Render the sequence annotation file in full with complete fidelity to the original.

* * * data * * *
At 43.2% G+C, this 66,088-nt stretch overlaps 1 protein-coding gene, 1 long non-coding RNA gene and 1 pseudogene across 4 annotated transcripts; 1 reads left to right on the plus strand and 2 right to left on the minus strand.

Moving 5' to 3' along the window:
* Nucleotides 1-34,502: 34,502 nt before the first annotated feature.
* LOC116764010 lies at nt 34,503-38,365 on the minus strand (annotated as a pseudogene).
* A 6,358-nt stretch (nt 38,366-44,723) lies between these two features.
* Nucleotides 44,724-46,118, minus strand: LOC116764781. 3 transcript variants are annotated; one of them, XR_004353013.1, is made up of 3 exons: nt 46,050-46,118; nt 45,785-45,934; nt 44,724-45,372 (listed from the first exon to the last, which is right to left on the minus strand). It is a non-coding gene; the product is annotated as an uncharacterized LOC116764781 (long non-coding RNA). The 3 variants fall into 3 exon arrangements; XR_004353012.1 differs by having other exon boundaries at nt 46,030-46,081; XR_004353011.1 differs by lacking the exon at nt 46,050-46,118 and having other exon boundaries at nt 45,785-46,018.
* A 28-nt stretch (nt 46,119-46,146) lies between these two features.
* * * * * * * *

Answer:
At 43.2% G+C, this 66,088-nt stretch overlaps 1 protein-coding gene, 1 long non-coding RNA gene and 1 pseudogene across 4 annotated transcripts; 1 reads left to right on the plus strand and 2 right to left on the minus strand.

Moving 5' to 3' along the window:
* Nucleotides 1-34,502: 34,502 nt before the first annotated feature.
* LOC116764010 lies at nt 34,503-38,365 on the minus strand (annotated as a pseudogene).
* A 6,358-nt stretch (nt 38,366-44,723) lies between these two features.
* Nucleotides 44,724-46,118, minus strand: LOC116764781. 3 transcript variants are annotated; one of them, XR_004353013.1, is made up of 3 exons: nt 46,050-46,118; nt 45,785-45,934; nt 44,724-45,372 (listed from the first exon to the last, which is right to left on the minus strand). It is a non-coding gene; the product is annotated as an uncharacterized LOC116764781 (long non-coding RNA). The 3 variants fall into 3 exon arrangements; XR_004353012.1 differs by having other exon boundaries at nt 46,030-46,081; XR_004353011.1 differs by lacking the exon at nt 46,050-46,118 and having other exon boundaries at nt 45,785-46,018.
* A 28-nt stretch (nt 46,119-46,146) lies between these two features.